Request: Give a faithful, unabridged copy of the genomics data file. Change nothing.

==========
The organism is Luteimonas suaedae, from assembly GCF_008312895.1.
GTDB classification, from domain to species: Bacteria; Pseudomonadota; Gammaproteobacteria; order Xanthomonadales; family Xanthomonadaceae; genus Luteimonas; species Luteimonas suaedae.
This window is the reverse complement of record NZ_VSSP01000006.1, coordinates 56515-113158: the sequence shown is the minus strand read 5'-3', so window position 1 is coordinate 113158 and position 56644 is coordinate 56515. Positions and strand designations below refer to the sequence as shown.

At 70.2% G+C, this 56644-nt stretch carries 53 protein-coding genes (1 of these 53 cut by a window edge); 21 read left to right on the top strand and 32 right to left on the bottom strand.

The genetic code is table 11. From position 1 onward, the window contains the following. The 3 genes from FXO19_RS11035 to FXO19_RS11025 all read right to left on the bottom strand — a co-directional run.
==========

The organism is Luteimonas suaedae, from assembly GCF_008312895.1.
GTDB classification, from domain to species: Bacteria; Pseudomonadota; Gammaproteobacteria; order Xanthomonadales; family Xanthomonadaceae; genus Luteimonas; species Luteimonas suaedae.
This window is the reverse complement of record NZ_VSSP01000006.1, coordinates 56515-113158: the sequence shown is the minus strand read 5'-3', so window position 1 is coordinate 113158 and position 56644 is coordinate 56515. Positions and strand designations below refer to the sequence as shown.

At 70.2% G+C, this 56644-nt stretch carries 53 protein-coding genes (1 of these 53 cut by a window edge); 21 read left to right on the top strand and 32 right to left on the bottom strand.

The genetic code is table 11. From position 1 onward, the window contains the following. The 3 genes from FXO19_RS11035 to FXO19_RS11025 all read right to left on the bottom strand — a co-directional run.